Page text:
Mentions: In summary, we suggest a model for how contacts between cells are initiated, strengthened, compacted, and condensed as cells transform from the migratory phenotype of a single cell to a sedentary phenotype of one cell in a multicell monolayer. Cell–cell adhesion is initiated by weak binding between extracellular domains of E-cadherin that are present in a highly mobile pool at the plasma membrane. At or near the same time, E-cadherin/catenin complexes attach to actin filaments that branch from actin cables that circumscribe the perimeter of migratory cells. These two processes act synergistically to assemble puncta, which, as a group, are sufficiently adhesive to hold the nascent cell–cell contact together (Fig. 10, stage I). Subsequently, there is a change in actin dynamics as actin treadmilling ceases in areas of cell–cell contact, perhaps due to sequestration of the barbed ends of actin filaments into E-cadherin puncta. We hypothesize that reduced actin treadmilling causes the dissolution of the circumferential actin cables immediately adjacent to the developing contact. It is also possible that a signaling event at the cell surface induced by cell–cell adhesion causes a change in the organization or polymerized state of the circumferential actin cables adjacent to the contact site. We suggest that stabilization of actin via the clustered cadherin/catenin complex engages the myosin II clutch (Suter et al., 1998), thereby inducing translocation of circumferential actin cables and the rest of the cell body to the cell–cell contact interface and the rapid movement of associated E-cadherin puncta into large plaques. This coordinated reorganization of E-cadherin and the actin cytoskeleton results in the establishment of strong compacted cell–cell contacts and the generation of an actin cable that circumscribes the free edges of the newly contacting cells and is embedded into either side of a E-cadherin plaque at the margins of the contact (Fig. 10, stage II).


Mechanisms of epithelial cell-cell adhesion and cell compaction revealed by high-resolution tracking of E-cadherin-green fluorescent protein.

Adams CL, Chen YT, Smith SJ, Nelson WJ - J. Cell Biol. (1998)

A three-stage model for cell–cell adhesion and colony  formation. Stage I: multiple E-cadherin puncta form along the  developing contact and loosly hold contacting cells together. A  circumferential actin cable (thick red line) surrounds isolated  cells. As cells adhere, E-cadherin clusters into puncta within the  cell–cell contact interface (blue circle) and rapidly associates with  thin actin bundles and filaments (thin red lines). As the contact  lengthens, puncta continue to develop along the length of the  contact at a constant average density during the first 2 h. Stage II:  E-cadherin plaques develop at the edges of the contact which  compact and strengthen cell–cell interactions. Stabilization of actin filaments by E-cadherin puncta within the cell–cell contact results in gradual dissolution of the circumferential actin cable behind the developing contact and insertion of the circumferential  actin cables into the cell–cell contact accompanied by additional  clustering of E-cadherin puncta into E-cadherin plaques (green  ovals). Between cell plaques, E-cadherin is more diffusely distributed (green line) and associates with actin filaments oriented  along the axis of the cell–cell contact (red line). Stage III: E-cadherin plaques cinch together to form multicellular vertices, further condensing cell colonies. In multicellular colonies, contractility within the circumferential actin cable brings E-cadherin  plaques from adjacent cells together. Dynamics within the cytoskeleton result in continual rearrangement.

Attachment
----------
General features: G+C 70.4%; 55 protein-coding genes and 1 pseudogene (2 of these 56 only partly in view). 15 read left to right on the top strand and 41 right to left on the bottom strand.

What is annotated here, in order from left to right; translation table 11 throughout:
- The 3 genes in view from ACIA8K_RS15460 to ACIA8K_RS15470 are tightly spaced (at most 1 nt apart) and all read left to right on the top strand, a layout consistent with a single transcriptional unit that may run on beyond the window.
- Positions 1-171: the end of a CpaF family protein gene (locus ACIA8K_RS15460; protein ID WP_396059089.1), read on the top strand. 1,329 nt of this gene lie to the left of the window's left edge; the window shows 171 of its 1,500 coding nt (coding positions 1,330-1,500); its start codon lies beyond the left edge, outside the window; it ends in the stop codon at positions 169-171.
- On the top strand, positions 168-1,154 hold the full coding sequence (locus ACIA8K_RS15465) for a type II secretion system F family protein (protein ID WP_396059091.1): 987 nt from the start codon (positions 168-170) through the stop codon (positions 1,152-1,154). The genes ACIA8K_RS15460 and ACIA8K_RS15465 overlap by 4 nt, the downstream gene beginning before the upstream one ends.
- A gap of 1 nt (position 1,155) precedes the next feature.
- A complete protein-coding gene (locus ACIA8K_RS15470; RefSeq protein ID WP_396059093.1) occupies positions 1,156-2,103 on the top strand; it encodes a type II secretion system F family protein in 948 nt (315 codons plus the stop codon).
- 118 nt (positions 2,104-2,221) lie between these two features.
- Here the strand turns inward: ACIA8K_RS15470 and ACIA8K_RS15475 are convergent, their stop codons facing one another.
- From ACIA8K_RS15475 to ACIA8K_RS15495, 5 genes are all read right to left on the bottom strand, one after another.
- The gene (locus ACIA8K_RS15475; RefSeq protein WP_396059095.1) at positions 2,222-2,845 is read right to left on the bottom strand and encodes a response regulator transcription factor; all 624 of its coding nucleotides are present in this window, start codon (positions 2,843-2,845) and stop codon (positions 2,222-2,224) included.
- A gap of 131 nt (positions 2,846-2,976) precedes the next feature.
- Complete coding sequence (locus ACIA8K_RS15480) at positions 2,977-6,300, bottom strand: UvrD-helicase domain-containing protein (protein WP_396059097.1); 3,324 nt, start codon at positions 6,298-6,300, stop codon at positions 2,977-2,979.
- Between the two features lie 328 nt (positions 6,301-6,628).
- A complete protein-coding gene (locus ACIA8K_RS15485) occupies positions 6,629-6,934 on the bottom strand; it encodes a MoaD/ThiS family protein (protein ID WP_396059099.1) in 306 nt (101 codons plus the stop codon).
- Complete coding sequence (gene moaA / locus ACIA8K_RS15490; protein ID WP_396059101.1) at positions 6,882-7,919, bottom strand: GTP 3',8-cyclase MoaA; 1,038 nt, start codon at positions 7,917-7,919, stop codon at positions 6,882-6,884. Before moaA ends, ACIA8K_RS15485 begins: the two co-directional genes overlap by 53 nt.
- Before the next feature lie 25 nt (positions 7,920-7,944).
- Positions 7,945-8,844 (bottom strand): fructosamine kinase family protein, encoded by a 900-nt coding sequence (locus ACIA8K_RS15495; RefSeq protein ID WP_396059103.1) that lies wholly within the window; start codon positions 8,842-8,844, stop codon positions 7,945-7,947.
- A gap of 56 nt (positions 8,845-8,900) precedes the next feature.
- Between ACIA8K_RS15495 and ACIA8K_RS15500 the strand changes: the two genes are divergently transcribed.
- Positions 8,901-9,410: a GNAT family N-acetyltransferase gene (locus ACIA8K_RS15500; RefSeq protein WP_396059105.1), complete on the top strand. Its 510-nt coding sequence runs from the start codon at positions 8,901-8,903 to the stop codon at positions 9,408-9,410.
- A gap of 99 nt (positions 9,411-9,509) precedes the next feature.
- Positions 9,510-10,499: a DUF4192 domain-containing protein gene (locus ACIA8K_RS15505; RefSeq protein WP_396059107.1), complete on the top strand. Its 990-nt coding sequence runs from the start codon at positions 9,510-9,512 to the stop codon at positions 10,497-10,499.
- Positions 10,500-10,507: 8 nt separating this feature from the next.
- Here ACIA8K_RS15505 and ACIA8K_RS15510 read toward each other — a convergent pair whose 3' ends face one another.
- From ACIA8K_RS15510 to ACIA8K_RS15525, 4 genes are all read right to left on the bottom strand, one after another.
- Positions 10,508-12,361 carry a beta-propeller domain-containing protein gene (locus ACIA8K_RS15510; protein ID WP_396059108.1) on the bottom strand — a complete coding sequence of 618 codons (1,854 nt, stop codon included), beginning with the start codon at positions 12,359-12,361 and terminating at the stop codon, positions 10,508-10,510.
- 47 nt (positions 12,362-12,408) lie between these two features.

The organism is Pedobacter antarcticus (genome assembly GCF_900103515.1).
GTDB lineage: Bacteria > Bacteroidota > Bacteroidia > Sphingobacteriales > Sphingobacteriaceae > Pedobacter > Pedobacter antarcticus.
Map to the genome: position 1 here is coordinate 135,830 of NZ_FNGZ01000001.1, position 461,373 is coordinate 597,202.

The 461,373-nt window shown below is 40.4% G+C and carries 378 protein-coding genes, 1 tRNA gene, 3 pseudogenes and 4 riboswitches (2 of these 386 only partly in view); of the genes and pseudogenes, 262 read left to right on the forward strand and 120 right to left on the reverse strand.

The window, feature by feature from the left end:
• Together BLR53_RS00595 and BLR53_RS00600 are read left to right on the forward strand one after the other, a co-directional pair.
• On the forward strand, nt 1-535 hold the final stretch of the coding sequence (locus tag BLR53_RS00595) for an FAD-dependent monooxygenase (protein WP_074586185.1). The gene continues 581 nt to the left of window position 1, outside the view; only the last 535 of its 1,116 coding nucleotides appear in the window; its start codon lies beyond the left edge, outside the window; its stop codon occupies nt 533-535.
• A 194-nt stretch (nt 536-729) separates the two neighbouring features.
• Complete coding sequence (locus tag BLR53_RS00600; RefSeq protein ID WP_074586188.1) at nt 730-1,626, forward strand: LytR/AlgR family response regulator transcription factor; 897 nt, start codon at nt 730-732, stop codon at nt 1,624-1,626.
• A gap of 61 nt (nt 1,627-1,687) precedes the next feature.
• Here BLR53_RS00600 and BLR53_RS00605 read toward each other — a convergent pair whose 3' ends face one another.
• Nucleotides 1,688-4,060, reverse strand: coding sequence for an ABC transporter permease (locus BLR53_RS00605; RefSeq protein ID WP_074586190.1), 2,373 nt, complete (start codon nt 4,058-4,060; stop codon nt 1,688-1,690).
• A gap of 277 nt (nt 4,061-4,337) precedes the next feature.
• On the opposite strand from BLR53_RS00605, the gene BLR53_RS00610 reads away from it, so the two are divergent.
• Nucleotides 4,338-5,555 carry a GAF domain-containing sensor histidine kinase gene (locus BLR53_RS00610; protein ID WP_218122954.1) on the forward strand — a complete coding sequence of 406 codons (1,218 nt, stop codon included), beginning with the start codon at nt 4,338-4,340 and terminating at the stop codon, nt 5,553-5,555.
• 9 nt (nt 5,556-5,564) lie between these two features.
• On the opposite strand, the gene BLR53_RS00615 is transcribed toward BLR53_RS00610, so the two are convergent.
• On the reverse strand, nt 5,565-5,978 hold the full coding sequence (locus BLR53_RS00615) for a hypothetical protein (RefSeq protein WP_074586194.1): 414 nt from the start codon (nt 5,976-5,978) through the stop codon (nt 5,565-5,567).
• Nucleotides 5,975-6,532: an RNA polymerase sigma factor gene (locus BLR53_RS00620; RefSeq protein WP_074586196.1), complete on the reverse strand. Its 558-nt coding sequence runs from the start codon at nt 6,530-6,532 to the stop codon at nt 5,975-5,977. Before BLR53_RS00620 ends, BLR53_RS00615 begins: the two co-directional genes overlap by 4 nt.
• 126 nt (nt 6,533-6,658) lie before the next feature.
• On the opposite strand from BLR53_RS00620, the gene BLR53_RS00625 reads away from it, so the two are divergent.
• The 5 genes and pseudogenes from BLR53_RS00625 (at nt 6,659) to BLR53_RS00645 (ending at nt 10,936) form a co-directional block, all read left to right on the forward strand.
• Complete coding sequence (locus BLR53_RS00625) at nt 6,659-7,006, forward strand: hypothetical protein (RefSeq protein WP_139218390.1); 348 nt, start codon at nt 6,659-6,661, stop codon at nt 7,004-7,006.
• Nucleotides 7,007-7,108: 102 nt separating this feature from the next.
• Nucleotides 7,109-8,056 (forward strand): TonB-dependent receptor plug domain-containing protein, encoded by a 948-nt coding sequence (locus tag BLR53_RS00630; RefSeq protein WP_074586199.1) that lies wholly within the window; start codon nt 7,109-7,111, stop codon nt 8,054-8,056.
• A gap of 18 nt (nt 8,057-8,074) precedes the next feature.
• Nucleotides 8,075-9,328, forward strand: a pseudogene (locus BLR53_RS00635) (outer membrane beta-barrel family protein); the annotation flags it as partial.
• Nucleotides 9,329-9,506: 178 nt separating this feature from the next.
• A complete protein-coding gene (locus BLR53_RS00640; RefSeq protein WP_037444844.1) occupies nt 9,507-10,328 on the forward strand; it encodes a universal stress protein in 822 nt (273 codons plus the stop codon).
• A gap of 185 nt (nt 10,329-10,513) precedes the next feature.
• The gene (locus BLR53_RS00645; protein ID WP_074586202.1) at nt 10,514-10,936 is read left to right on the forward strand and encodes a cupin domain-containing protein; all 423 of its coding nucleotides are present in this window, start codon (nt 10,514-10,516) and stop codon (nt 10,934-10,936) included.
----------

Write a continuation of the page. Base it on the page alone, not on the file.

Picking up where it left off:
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Related In: Results  -  Collection

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Figure 10: A three-stage model for cell–cell adhesion and colony formation. Stage I: multiple E-cadherin puncta form along the developing contact and loosly hold contacting cells together. A circumferential actin cable (thick red line) surrounds isolated cells. As cells adhere, E-cadherin clusters into puncta within the cell–cell contact interface (blue circle) and rapidly associates with thin actin bundles and filaments (thin red lines). As the contact lengthens, puncta continue to develop along the length of the contact at a constant average density during the first 2 h. Stage II: E-cadherin plaques develop at the edges of the contact which compact and strengthen cell–cell interactions. Stabilization of actin filaments by E-cadherin puncta within the cell–cell contact results in gradual dissolution of the circumferential actin cable behind the developing contact and insertion of the circumferential actin cables into the cell–cell contact accompanied by additional clustering of E-cadherin puncta into E-cadherin plaques (green ovals). Between cell plaques, E-cadherin is more diffusely distributed (green line) and associates with actin filaments oriented along the axis of the cell–cell contact (red line). Stage III: E-cadherin plaques cinch together to form multicellular vertices, further condensing cell colonies. In multicellular colonies, contractility within the circumferential actin cable brings E-cadherin plaques from adjacent cells together. Dynamics within the cytoskeleton result in continual rearrangement.